Livestock Guardian Pups

Great Pyrenees/Maremma/Akbash puppies – $475

We have a litter of Great Pyrenees pups ready to go to new homes July 3rd or later (eight weeks, they were born May 8th).

Momma is a purebred Great Pyr and Daddy is 1/2 Great Pyr, 1/4 Akbash, 1/4 Maremma. Both parents are excellent livestock guardian dogs. Their pups have gone on to be trained and untrained natural companion animals for those with down syndrome, autism and other difficult health problems.

We have two females left. The puppies have had their 6 week vet check up and their first round of vaccinations. Located south of Aitkin, MN. Send us a message for updated pictures!

 

Furry, our male, was our first addition January 2, 2014. It was cold, but, after extensive research, we put him out with our goats right away. We prayed he would not become a pupsicle. He had a crate that only he was able to retreat to (in case the goats were too rough) and a bale of hay to snuggle into. The next morning we came out early for chores and we saw a happy, bouncing puppy. He quickly became part of the goat pack since we limited our time with him. Since then he has become a protector and midwife to our goats. His favorite time of year is kidding season. When the first kid appears he bounces toward us to let us know. He is half Great Pyrenees, one-quarter Akbash, and one-quarter Maremma.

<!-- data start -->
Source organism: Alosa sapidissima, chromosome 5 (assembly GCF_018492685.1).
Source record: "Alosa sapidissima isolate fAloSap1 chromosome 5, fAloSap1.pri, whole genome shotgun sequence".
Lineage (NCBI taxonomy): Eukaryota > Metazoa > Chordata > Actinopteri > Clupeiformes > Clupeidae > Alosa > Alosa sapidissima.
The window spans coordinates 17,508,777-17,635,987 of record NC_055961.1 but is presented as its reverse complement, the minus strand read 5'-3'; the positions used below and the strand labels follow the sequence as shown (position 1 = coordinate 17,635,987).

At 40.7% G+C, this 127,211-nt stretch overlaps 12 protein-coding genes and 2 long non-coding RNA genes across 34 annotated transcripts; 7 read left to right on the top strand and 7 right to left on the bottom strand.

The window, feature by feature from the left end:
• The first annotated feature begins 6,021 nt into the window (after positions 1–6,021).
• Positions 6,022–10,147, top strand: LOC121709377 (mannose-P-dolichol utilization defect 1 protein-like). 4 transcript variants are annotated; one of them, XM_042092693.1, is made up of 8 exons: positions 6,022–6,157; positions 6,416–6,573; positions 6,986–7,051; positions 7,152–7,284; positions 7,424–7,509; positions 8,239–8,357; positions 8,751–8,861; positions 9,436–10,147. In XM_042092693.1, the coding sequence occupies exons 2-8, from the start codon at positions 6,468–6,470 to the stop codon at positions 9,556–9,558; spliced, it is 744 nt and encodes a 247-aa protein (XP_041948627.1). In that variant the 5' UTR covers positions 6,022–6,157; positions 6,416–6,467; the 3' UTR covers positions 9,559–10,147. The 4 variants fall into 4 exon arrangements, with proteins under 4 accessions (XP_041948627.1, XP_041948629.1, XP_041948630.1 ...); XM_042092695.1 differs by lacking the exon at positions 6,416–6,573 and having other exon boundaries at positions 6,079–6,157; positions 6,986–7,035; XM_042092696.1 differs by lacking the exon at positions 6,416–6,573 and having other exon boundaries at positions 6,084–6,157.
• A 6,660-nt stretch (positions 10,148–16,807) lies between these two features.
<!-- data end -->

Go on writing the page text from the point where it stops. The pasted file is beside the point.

Juniper, our female, came to us as a one year old girl. She was not fond of being stuck in a fence and, for her previous owner, caused too many headaches because of it. She has done quite well for us. Yes, she still rushes the gate once or twice a year, but we follow her and bring her home. As a protector, she does extremely well at keeping predators out of her territory, even if she thinks her territory is too small. She is a purebread Great Pyrenees female, whom we have papers for.

Both dogs are wonderful with all kinds of people.

We have a five wire high tensile electric fence line that spans about an acre. Outside the fence we have had lots of coyotes, plenty of wolf tracks, and a patch of blueberries that the bears run through. For the first year and a half we had Furry and our goats in a high deer fence. He did very well in protecting them and our chickens. In 2016 we had an egg mobile of free ranging chickens and had only one loss. An eagle took one but dropped it. Our dogs patrolled the area closely for a few days after the attack. We also have Highland Beef Cattle and chicken tractors in the summer.